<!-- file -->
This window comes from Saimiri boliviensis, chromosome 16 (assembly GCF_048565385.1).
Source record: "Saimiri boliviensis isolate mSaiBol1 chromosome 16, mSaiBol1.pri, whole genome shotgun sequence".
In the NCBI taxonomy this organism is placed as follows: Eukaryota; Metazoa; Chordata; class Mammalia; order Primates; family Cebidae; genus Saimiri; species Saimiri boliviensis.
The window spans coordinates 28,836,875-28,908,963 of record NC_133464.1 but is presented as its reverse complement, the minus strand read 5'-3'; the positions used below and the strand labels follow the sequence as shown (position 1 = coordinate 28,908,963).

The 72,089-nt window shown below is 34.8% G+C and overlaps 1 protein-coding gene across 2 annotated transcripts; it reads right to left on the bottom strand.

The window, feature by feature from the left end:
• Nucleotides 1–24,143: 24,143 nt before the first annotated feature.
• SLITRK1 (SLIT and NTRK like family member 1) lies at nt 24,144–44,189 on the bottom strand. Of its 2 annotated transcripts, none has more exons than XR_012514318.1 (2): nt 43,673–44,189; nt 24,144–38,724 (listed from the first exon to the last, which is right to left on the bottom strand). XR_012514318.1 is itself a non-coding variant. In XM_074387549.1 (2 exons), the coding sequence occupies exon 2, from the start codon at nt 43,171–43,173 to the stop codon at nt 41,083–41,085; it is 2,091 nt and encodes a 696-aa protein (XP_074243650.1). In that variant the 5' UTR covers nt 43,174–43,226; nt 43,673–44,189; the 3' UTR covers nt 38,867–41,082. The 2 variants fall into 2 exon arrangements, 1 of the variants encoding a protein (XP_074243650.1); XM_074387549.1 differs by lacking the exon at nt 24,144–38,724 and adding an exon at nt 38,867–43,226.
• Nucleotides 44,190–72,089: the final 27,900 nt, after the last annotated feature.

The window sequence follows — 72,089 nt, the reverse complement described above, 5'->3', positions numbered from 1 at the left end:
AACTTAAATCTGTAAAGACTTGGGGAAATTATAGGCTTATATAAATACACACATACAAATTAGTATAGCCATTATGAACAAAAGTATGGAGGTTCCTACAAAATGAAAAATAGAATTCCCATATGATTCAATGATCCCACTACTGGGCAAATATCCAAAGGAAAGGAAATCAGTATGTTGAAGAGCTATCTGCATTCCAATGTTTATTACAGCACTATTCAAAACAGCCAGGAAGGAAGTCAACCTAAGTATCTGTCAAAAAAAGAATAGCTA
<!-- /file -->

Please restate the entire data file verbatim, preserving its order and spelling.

This window comes from Saimiri boliviensis, chromosome 16 (assembly GCF_048565385.1).
Source record: "Saimiri boliviensis isolate mSaiBol1 chromosome 16, mSaiBol1.pri, whole genome shotgun sequence".
In the NCBI taxonomy this organism is placed as follows: Eukaryota; Metazoa; Chordata; class Mammalia; order Primates; family Cebidae; genus Saimiri; species Saimiri boliviensis.
The window spans coordinates 28,836,875-28,908,963 of record NC_133464.1 but is presented as its reverse complement, the minus strand read 5'-3'; the positions used below and the strand labels follow the sequence as shown (position 1 = coordinate 28,908,963).

The 72,089-nt window shown below is 34.8% G+C and overlaps 1 protein-coding gene across 2 annotated transcripts; it reads right to left on the bottom strand.

The window, feature by feature from the left end:
• Nucleotides 1–24,143: 24,143 nt before the first annotated feature.
• SLITRK1 (SLIT and NTRK like family member 1) lies at nt 24,144–44,189 on the bottom strand. Of its 2 annotated transcripts, none has more exons than XR_012514318.1 (2): nt 43,673–44,189; nt 24,144–38,724 (listed from the first exon to the last, which is right to left on the bottom strand). XR_012514318.1 is itself a non-coding variant. In XM_074387549.1 (2 exons), the coding sequence occupies exon 2, from the start codon at nt 43,171–43,173 to the stop codon at nt 41,083–41,085; it is 2,091 nt and encodes a 696-aa protein (XP_074243650.1). In that variant the 5' UTR covers nt 43,174–43,226; nt 43,673–44,189; the 3' UTR covers nt 38,867–41,082. The 2 variants fall into 2 exon arrangements, 1 of the variants encoding a protein (XP_074243650.1); XM_074387549.1 differs by lacking the exon at nt 24,144–38,724 and adding an exon at nt 38,867–43,226.
• Nucleotides 44,190–72,089: the final 27,900 nt, after the last annotated feature.

The window sequence follows — 72,089 nt, the reverse complement described above, 5'->3', positions numbered from 1 at the left end:
AACTTAAATCTGTAAAGACTTGGGGAAATTATAGGCTTATATAAATACACACATACAAATTAGTATAGCCATTATGAACAAAAGTATGGAGGTTCCTACAAAATGAAAAATAGAATTCCCATATGATTCAATGATCCCACTACTGGGCAAATATCCAAAGGAAAGGAAATCAGTATGTTGAAGAGCTATCTGCATTCCAATGTTTATTACAGCACTATTCAAAACAGCCAGGAAGGAAGTCAACCTAAGTATCTGTCAAAAAAAGAATAGCTA